The body of work pre s ented in this issue and the next (Volume 12, Issue 1)
arose from a question both editors had separately harboured for some years, namely:
what role can philosophy play in the practice and conceptualisation of management?
Contemporary discourses within the academic discipline of management have tended to
err on the side of science, either in the striving for replicative and iterative advancement in
the proof-laden establishment of âfactsâ or, what is worse perhaps, the iterative and replicative
containment of knowledge within languages or discourse that force the writer and the
reader into narrow confines of thought â" and thus narrow lanes by which to survey the field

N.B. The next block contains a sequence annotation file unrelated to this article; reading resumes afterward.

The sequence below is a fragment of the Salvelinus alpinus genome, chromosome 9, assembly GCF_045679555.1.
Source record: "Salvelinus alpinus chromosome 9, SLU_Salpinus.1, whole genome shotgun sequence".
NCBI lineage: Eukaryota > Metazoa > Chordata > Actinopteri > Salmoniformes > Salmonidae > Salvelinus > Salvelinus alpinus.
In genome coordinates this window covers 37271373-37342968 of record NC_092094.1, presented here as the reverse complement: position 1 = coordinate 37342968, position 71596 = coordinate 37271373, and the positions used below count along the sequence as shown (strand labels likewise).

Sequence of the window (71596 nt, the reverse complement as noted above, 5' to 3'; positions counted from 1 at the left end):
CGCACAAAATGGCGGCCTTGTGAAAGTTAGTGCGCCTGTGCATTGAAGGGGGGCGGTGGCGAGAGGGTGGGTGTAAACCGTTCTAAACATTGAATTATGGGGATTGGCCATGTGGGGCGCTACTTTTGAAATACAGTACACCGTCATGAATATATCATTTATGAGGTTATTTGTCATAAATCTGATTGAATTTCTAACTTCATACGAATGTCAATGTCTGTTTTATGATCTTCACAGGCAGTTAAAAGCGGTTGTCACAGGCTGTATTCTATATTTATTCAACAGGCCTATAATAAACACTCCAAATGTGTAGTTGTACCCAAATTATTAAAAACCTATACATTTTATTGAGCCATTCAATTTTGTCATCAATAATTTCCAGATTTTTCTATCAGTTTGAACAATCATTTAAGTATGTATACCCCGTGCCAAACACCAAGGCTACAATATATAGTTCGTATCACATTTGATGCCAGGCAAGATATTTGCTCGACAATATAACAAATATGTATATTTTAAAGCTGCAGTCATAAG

of enquiry. Indeed the extent of oneâs vision itself becomes constrained such that only those
fields readily open to view from the confines of the discourseâs perspective are ever regarded
as legitimate; science has a remarkable degree of parochialism built into its very axiology.
Unfortunately so too has logic, the ultimate science of philosophy.
As the Cambridge mathematician and Harvard metaphysician A.N. Whitehead
concluded, âthe final outlook of Philosophic thought cannot be based upon the exact statements
that form the basis of the special sciences. The exactness is a fakeâ. (1941: 700) Never
has Whiteheadâs assertion been more true and yet more disregarded.